When New York’s Monroe Community College officials wondered why more students weren’t taking advantage of early registration, they took a look to find the source of the problem.

Simply put: Too much information.

The college had conducted research that showed students who registered earlier were more likely to succeed: they get financial aid earlier, they’re more likely to get courses at a convenient time, and they have time to buy books and prepare for the first day of class. But while “express enrollment days” for first-time students were a success, continuing students were much less likely to show up.

That wasn’t for lack of communication. In fact, college officials discovered, students were overwhelmed with e-mails, letters, phone calls and postcards about enrollment.

The enrollment management problem led to a “communications audit”: the college gathered every piece of information each department sent to students about signing up for classes. The total was overwhelming, said Kimberley Collins, assistant vice president for academic services at Monroe: in all, the college and its departments had created 286 separate communications about enrollment. Most of those messages — 60 percent — were e-mails; 30 percent were letters and 10 percent were phone calls.

Effective communication is crucial for community college students, Collins said. While frequent reminders might help students at a residential college, who are on campus 24 hours a day and can easily respond to reminders by dropping by the right office, community college students are often only on campus for class, and too-frequent reminders are overwhelming and confusing instead of helpful.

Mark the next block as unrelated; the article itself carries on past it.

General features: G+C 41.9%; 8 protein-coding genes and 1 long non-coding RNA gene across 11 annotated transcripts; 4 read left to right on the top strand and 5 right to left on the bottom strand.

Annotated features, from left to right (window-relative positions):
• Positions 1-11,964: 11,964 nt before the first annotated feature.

“We needed a communication plan for students who are working and juggling other aspects of their lives,” she said. So the college set about combining messages, eliminating duplicates and trying to time reminders effectively.

When it began the audit, the college discovered departments sent notes and e-mails about immunizations, advising, placement tests, involvement on campus and financial aid applications. Often, each task a student needed to complete generated several pieces of communication from several different departments, duplication that college officials decided was unnecessary. Students could get up to 10 letters and e-mails from the college per week — which, Collins said, made none of them seem particularly important.

Often the timing was off, too, she said. Students started receiving information about advising after they applied to enroll, and again in March and April — even though advising didn’t begin until April and there was little students could do in advance to prepare. The college replaced the first two communications with a single line in the admissions letter, telling them they should expect information about advising in the spring.